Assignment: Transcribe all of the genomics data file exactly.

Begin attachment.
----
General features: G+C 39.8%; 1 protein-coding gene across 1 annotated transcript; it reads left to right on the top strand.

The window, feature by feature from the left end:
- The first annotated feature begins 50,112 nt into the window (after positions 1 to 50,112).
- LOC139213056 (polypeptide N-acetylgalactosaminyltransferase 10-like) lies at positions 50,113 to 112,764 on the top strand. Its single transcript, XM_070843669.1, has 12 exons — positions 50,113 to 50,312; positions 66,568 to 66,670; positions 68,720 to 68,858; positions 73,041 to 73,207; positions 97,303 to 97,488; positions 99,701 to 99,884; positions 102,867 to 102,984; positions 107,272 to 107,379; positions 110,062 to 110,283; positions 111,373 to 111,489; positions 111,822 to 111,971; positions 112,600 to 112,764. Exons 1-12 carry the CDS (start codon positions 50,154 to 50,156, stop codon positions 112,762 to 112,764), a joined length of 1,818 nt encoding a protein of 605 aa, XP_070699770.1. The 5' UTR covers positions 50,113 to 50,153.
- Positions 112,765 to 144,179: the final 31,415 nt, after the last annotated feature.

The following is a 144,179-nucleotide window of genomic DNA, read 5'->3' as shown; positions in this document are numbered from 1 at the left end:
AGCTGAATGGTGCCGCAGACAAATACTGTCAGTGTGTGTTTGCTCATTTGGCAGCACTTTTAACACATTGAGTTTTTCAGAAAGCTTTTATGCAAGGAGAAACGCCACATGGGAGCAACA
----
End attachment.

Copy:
General features: G+C 39.8%; 1 protein-coding gene across 1 annotated transcript; it reads left to right on the top strand.

The window, feature by feature from the left end:
- The first annotated feature begins 50,112 nt into the window (after positions 1 to 50,112).
- LOC139213056 (polypeptide N-acetylgalactosaminyltransferase 10-like) lies at positions 50,113 to 112,764 on the top strand. Its single transcript, XM_070843669.1, has 12 exons — positions 50,113 to 50,312; positions 66,568 to 66,670; positions 68,720 to 68,858; positions 73,041 to 73,207; positions 97,303 to 97,488; positions 99,701 to 99,884; positions 102,867 to 102,984; positions 107,272 to 107,379; positions 110,062 to 110,283; positions 111,373 to 111,489; positions 111,822 to 111,971; positions 112,600 to 112,764. Exons 1-12 carry the CDS (start codon positions 50,154 to 50,156, stop codon positions 112,762 to 112,764), a joined length of 1,818 nt encoding a protein of 605 aa, XP_070699770.1. The 5' UTR covers positions 50,113 to 50,153.
- Positions 112,765 to 144,179: the final 31,415 nt, after the last annotated feature.

The following is a 144,179-nucleotide window of genomic DNA, read 5'->3' as shown; positions in this document are numbered from 1 at the left end:
AGCTGAATGGTGCCGCAGACAAATACTGTCAGTGTGTGTTTGCTCATTTGGCAGCACTTTTAACACATTGAGTTTTTCAGAAAGCTTTTATGCAAGGAGAAACGCCACATGGGAGCAACA